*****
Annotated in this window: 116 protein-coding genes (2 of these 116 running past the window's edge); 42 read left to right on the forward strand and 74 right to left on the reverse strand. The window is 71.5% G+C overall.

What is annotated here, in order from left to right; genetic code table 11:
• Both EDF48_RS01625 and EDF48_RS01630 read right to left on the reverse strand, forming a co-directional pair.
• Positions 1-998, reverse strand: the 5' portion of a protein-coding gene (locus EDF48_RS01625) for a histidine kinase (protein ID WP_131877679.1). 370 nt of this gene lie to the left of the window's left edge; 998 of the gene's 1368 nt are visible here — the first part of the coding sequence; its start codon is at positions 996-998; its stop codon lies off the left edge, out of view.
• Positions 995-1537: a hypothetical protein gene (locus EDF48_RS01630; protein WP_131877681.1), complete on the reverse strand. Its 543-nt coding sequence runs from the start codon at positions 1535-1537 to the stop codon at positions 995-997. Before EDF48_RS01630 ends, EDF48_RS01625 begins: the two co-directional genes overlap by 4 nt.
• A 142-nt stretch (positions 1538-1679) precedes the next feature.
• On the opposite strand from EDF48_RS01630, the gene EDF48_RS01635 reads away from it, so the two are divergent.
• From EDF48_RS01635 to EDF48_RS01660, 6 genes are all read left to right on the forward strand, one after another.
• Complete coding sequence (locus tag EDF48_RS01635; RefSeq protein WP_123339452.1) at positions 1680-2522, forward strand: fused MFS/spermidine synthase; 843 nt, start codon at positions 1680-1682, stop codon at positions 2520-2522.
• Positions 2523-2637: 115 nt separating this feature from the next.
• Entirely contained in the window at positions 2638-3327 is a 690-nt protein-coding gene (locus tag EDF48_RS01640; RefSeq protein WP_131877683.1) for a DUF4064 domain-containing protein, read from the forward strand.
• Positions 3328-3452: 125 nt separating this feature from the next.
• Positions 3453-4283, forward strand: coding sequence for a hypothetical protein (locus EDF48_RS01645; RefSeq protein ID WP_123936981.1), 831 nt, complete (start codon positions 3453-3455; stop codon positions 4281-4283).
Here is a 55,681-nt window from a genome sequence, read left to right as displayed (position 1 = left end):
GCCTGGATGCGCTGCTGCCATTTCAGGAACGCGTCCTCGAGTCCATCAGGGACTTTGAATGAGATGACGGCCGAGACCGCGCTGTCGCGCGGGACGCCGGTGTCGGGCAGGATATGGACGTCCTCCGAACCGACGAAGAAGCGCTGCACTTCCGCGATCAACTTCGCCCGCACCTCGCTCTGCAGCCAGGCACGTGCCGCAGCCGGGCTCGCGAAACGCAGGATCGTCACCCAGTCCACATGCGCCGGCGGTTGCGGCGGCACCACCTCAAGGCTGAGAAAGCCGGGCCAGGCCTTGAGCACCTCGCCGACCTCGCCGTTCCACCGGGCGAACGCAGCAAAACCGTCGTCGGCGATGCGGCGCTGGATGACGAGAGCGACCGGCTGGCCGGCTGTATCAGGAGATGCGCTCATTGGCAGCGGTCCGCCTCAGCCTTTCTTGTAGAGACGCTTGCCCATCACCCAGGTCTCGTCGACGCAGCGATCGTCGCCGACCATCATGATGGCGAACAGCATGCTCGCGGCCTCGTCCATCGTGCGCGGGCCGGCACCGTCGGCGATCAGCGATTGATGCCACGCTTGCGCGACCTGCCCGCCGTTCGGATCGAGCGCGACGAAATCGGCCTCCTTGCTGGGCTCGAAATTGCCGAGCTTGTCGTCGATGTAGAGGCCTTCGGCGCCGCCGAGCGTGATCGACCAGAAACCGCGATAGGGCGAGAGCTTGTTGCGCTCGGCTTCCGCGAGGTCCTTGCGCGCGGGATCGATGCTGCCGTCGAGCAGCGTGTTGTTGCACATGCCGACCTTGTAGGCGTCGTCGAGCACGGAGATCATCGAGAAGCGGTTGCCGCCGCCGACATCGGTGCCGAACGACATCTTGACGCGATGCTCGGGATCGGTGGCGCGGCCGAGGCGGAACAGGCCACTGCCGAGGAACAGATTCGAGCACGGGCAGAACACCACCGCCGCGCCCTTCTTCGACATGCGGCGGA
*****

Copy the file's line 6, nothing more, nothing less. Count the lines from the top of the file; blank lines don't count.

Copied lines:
• A 142-nt stretch (positions 1538-1679) precedes the next feature.